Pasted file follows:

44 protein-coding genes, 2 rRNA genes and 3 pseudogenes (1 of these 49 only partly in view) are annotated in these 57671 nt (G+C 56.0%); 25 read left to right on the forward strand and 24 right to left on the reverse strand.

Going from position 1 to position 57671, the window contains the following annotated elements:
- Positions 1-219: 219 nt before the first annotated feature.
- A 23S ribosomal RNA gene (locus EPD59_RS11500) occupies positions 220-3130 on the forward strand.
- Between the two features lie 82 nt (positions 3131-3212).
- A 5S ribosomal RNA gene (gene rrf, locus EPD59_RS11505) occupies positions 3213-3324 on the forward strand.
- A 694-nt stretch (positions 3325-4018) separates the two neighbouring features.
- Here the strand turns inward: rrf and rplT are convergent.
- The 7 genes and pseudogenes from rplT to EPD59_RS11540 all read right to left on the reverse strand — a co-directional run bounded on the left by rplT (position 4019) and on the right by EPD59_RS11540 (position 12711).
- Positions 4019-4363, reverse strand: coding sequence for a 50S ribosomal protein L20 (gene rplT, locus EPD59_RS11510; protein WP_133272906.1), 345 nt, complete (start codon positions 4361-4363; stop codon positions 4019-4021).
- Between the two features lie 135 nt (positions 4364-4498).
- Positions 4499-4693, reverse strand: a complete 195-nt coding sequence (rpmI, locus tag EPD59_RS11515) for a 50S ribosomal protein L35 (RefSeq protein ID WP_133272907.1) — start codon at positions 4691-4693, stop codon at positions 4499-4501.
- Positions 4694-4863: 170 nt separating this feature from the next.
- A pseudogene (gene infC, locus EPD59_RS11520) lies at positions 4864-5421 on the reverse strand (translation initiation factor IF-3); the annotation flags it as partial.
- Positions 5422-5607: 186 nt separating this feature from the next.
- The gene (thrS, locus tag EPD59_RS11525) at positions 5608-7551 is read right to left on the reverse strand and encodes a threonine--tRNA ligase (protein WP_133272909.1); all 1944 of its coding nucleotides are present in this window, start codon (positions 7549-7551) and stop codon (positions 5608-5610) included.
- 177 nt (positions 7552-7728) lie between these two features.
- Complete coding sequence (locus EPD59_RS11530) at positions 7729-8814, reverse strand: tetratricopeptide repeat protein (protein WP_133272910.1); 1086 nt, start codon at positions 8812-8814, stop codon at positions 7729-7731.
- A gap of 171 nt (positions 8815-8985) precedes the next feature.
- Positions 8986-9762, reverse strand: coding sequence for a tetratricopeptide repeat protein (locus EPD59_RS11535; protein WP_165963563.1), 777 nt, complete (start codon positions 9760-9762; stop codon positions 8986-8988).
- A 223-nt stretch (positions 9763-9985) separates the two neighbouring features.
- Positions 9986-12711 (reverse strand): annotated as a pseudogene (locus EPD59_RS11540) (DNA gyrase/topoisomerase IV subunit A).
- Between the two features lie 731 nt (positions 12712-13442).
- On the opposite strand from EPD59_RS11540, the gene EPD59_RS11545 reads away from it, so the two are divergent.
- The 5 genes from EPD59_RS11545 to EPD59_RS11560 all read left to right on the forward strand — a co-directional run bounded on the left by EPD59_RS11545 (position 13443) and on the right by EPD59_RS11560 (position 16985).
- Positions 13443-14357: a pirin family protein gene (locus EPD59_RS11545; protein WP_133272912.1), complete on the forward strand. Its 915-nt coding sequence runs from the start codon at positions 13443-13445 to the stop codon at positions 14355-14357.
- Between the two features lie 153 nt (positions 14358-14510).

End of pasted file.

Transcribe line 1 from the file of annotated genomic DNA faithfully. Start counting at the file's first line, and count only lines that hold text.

44 protein-coding genes, 2 rRNA genes and 3 pseudogenes (1 of these 49 only partly in view) are annotated in these 57671 nt (G+C 56.0%); 25 read left to right on the forward strand and 24 right to left on the reverse strand.